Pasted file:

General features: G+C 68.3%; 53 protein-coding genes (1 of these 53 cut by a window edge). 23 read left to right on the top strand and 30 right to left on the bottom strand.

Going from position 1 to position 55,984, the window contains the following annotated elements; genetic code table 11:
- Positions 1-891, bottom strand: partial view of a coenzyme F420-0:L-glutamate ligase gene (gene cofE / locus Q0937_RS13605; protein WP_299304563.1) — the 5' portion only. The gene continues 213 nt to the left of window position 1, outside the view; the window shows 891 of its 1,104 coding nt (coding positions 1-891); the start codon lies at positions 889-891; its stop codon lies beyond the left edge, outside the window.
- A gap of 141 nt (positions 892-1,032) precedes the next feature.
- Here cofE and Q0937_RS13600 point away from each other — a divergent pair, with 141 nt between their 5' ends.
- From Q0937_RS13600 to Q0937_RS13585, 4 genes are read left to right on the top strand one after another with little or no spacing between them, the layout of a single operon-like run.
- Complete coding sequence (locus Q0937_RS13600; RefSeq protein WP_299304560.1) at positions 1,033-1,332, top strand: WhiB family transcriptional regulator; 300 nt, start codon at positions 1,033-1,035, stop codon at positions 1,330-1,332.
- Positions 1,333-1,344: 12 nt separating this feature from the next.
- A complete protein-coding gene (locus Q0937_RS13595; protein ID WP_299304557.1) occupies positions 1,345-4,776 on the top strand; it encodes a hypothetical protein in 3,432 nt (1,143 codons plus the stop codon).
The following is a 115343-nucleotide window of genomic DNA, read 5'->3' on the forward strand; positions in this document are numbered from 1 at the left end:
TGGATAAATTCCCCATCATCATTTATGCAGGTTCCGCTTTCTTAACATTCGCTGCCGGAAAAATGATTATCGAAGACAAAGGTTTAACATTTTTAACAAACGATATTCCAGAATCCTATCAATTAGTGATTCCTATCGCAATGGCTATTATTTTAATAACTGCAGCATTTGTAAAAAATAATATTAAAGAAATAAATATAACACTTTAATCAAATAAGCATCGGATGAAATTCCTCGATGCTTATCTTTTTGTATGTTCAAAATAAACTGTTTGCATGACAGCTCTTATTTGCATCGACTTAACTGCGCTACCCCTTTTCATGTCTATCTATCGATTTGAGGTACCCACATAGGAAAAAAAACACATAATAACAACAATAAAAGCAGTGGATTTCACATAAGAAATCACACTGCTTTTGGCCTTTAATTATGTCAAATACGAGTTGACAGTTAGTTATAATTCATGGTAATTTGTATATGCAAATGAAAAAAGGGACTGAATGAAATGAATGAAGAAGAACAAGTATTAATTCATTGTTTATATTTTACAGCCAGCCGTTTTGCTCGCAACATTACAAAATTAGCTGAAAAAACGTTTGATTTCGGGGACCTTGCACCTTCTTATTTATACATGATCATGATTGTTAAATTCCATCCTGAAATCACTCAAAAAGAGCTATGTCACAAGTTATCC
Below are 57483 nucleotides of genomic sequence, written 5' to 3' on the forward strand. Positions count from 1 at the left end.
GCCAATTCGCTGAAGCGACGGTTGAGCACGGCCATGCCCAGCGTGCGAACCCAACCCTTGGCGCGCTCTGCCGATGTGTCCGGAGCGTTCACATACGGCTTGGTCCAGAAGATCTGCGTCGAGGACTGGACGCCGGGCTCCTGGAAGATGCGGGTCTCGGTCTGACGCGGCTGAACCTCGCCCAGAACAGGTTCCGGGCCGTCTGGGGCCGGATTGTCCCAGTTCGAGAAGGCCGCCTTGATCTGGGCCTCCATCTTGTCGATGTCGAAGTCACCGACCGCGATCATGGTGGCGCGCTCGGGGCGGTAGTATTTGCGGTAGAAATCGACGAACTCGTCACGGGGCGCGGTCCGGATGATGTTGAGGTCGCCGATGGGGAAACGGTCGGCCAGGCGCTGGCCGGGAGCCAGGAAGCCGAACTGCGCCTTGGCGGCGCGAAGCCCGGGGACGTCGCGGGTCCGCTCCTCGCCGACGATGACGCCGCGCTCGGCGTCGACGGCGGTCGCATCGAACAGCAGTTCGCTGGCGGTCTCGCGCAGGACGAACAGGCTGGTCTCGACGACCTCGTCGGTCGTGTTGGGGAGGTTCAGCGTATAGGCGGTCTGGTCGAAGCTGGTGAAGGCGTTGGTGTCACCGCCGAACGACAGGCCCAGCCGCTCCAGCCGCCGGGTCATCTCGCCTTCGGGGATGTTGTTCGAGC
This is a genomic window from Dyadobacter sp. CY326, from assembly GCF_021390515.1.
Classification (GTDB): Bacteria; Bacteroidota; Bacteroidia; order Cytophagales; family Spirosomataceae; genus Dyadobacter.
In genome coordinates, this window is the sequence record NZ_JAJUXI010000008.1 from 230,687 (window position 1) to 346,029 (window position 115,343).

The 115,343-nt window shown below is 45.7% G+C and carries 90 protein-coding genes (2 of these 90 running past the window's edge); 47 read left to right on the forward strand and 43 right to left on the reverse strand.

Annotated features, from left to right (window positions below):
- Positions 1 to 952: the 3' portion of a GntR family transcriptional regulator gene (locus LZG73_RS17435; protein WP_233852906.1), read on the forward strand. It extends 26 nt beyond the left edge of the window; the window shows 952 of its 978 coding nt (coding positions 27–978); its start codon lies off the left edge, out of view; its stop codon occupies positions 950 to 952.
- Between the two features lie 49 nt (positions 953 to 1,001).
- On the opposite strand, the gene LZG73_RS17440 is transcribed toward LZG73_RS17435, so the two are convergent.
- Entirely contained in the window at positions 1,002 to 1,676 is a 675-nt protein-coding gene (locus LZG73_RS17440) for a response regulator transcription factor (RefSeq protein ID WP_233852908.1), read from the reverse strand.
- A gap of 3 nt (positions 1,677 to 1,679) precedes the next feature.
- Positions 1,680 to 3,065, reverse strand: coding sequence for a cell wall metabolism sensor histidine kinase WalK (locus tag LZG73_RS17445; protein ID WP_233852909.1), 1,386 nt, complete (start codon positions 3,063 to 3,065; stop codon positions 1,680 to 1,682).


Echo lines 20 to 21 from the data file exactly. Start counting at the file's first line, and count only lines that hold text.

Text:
- Between the two features lie 49 nt (positions 953 to 1,001).
- On the opposite strand, the gene LZG73_RS17440 is transcribed toward LZG73_RS17435, so the two are convergent.